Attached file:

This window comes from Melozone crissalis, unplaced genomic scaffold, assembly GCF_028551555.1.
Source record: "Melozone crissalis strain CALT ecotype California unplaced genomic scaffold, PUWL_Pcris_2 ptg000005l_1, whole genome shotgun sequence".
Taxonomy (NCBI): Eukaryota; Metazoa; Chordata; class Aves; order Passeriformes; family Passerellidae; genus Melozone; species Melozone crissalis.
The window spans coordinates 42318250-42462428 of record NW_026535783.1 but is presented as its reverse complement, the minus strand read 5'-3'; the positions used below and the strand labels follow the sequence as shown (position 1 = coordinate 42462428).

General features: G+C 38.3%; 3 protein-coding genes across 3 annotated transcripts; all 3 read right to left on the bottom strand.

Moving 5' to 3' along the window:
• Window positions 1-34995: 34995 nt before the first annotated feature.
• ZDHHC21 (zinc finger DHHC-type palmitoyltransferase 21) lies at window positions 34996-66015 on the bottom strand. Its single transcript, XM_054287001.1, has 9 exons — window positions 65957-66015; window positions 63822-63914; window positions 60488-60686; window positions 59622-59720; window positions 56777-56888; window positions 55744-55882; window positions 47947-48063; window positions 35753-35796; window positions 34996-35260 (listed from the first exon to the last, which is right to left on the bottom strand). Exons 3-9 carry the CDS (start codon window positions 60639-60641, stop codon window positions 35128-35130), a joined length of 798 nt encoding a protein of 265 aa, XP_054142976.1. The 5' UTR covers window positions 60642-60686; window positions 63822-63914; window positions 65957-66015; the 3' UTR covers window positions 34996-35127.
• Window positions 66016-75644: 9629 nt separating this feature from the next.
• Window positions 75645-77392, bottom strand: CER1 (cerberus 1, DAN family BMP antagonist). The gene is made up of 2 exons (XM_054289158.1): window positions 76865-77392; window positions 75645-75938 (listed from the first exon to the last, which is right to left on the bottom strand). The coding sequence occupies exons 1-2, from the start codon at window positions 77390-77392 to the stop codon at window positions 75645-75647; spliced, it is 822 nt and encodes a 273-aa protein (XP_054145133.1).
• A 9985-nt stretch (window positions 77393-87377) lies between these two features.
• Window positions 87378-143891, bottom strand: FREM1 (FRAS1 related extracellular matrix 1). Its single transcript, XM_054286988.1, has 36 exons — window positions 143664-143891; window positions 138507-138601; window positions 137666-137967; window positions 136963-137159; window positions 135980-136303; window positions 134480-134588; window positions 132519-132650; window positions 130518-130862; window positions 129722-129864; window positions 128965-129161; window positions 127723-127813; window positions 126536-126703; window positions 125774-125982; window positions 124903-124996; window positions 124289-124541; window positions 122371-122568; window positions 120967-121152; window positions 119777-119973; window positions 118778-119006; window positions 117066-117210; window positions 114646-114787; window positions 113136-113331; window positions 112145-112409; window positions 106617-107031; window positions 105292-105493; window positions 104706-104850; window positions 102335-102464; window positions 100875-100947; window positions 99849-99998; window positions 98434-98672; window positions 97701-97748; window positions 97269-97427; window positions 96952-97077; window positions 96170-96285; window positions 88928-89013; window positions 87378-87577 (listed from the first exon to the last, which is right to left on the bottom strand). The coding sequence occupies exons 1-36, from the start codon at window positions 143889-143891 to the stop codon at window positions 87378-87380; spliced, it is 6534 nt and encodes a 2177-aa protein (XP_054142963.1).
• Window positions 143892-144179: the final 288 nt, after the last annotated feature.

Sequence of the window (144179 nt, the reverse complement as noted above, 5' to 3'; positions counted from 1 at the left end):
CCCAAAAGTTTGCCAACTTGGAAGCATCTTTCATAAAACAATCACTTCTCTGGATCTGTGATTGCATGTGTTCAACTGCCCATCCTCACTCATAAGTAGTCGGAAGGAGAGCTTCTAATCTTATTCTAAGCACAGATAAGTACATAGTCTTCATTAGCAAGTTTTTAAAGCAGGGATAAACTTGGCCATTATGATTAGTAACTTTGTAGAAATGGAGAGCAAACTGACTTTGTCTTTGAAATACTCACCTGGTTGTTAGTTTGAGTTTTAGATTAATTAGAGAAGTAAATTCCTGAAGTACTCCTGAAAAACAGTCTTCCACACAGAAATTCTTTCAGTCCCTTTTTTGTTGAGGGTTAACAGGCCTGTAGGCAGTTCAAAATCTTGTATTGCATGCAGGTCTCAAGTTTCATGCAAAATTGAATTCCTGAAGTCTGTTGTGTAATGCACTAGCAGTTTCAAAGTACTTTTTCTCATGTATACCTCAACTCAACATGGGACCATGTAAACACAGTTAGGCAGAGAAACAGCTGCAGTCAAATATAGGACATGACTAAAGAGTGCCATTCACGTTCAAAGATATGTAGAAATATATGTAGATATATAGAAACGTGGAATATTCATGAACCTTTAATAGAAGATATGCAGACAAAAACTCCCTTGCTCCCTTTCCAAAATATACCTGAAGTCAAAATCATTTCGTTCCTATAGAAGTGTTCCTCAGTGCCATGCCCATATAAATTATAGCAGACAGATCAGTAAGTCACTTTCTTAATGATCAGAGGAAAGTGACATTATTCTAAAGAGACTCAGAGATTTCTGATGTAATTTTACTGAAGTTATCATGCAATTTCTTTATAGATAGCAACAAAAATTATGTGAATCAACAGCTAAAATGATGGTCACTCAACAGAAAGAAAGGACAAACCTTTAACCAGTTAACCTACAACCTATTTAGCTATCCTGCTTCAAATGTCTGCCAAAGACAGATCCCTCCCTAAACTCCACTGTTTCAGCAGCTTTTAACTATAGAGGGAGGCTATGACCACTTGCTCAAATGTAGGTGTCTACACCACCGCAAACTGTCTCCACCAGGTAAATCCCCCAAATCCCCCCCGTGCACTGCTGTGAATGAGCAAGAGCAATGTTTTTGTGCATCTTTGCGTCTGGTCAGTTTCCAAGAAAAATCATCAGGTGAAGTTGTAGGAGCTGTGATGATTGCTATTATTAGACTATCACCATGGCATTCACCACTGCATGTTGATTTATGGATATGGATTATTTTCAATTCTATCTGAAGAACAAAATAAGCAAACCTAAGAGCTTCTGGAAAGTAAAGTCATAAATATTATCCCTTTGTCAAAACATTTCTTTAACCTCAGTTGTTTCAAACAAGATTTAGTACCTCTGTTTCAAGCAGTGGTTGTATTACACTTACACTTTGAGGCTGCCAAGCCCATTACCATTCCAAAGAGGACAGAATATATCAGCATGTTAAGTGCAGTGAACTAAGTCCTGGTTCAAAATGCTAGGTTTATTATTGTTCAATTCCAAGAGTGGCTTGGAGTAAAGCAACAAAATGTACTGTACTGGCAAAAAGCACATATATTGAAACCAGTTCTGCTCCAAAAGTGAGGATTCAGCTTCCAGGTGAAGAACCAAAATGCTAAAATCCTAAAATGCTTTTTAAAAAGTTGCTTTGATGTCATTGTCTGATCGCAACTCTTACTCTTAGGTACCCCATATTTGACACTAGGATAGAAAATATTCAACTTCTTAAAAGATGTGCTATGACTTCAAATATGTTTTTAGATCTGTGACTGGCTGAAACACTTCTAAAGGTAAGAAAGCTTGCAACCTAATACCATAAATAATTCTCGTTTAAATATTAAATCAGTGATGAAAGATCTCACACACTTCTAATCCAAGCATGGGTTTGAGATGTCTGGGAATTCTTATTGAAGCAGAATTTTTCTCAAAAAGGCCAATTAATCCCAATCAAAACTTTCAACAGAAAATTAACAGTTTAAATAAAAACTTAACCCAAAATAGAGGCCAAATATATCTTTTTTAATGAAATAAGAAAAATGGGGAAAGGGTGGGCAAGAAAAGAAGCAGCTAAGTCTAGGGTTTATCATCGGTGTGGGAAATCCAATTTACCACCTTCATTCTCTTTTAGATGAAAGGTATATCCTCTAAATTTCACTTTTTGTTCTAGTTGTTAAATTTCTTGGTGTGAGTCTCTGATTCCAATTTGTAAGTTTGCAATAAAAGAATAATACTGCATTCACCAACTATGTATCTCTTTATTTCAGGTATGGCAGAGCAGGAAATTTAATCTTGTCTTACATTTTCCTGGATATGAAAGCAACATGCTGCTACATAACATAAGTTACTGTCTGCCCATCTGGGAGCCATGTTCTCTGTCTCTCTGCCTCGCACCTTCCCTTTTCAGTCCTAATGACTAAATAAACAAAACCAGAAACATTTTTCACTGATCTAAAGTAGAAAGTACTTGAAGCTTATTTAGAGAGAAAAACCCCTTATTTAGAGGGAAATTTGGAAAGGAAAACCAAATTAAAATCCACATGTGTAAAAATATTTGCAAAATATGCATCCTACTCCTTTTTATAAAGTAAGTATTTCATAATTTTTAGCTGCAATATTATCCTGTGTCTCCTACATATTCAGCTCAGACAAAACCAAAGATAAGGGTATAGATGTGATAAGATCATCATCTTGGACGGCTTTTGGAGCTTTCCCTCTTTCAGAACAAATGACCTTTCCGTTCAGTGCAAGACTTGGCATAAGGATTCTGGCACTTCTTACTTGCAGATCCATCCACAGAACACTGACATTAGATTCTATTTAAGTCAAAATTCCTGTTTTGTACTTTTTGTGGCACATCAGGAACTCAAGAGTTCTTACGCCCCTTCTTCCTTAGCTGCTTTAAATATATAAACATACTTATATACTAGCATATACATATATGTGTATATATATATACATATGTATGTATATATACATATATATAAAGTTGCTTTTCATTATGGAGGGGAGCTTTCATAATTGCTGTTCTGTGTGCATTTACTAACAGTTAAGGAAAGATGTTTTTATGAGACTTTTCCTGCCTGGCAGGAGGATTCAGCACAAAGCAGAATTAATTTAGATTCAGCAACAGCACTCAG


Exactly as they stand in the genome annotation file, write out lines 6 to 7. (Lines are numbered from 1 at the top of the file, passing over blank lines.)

Moving 5' to 3' along the window:
• Window positions 1-34995: 34995 nt before the first annotated feature.